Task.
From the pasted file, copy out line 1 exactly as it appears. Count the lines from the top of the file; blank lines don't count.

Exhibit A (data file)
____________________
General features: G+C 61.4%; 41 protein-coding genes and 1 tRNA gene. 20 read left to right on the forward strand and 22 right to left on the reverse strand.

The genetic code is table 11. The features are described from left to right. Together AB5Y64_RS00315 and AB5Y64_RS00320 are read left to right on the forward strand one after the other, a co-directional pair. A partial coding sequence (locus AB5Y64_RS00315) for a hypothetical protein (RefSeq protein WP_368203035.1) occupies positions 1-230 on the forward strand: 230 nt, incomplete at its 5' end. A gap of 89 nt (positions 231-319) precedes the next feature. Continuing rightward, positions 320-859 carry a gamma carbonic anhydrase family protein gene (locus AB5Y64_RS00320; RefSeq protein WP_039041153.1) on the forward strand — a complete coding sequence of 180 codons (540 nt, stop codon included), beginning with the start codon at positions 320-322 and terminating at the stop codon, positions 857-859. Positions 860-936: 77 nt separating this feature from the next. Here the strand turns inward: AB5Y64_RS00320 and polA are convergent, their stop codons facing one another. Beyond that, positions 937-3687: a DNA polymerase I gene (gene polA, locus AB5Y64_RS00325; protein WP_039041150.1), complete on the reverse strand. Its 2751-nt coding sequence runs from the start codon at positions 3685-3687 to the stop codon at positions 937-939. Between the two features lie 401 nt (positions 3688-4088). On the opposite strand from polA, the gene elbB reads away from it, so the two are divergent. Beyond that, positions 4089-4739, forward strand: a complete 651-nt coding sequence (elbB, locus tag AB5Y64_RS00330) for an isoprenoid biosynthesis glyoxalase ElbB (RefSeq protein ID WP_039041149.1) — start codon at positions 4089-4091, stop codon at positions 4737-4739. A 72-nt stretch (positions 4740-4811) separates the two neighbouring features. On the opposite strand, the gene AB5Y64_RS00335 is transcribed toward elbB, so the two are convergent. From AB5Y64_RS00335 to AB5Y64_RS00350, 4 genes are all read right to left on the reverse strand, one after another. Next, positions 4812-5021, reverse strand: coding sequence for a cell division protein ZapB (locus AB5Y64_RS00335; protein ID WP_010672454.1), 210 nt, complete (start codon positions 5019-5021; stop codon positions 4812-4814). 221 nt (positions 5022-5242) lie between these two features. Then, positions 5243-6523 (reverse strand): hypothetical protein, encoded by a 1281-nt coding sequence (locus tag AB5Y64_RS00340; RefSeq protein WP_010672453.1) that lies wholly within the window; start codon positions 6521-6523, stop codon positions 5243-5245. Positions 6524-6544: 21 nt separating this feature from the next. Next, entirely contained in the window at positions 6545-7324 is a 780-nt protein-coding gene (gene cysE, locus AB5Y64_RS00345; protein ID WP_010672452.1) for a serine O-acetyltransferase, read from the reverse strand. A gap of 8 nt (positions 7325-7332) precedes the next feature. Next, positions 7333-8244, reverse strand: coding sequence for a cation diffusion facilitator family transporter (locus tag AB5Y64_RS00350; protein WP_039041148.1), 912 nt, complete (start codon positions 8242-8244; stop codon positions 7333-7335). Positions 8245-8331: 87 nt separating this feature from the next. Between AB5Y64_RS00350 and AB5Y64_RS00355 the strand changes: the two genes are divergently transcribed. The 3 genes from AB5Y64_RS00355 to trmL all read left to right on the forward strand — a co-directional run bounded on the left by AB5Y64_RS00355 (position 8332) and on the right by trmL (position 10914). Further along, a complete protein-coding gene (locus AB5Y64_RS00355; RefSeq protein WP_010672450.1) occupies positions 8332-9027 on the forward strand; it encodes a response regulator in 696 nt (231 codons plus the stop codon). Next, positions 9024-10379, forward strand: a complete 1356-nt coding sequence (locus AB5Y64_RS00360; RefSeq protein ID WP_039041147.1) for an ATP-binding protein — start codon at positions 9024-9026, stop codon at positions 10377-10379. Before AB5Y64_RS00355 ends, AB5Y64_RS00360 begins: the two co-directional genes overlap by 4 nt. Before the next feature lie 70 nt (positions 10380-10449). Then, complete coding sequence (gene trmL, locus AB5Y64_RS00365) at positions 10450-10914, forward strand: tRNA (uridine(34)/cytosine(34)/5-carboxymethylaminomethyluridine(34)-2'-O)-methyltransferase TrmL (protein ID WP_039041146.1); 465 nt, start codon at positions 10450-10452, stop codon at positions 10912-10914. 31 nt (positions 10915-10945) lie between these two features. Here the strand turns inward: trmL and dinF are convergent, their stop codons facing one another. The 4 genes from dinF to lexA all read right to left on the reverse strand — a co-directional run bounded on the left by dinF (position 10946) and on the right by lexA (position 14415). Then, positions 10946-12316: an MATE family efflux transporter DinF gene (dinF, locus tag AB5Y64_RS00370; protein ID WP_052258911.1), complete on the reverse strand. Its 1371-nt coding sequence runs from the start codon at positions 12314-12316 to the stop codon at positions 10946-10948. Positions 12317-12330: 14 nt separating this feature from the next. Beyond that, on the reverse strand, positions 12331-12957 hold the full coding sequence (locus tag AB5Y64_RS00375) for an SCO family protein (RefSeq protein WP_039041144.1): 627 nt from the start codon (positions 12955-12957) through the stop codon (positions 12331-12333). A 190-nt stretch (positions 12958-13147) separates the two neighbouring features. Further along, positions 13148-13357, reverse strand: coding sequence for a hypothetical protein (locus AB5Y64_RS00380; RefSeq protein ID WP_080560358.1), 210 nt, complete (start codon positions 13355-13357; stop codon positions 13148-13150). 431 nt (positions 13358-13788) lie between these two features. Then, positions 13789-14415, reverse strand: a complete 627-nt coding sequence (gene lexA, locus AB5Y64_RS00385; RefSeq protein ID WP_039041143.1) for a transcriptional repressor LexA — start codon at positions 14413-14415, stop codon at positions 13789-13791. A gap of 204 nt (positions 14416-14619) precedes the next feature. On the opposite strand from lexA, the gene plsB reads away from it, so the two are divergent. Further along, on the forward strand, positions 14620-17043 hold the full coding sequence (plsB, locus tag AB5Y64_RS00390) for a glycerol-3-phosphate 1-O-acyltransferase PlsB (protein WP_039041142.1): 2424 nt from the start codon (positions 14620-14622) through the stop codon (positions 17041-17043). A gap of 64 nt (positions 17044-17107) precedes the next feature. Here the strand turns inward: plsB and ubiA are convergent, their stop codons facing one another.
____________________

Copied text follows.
General features: G+C 61.4%; 41 protein-coding genes and 1 tRNA gene. 20 read left to right on the forward strand and 22 right to left on the reverse strand.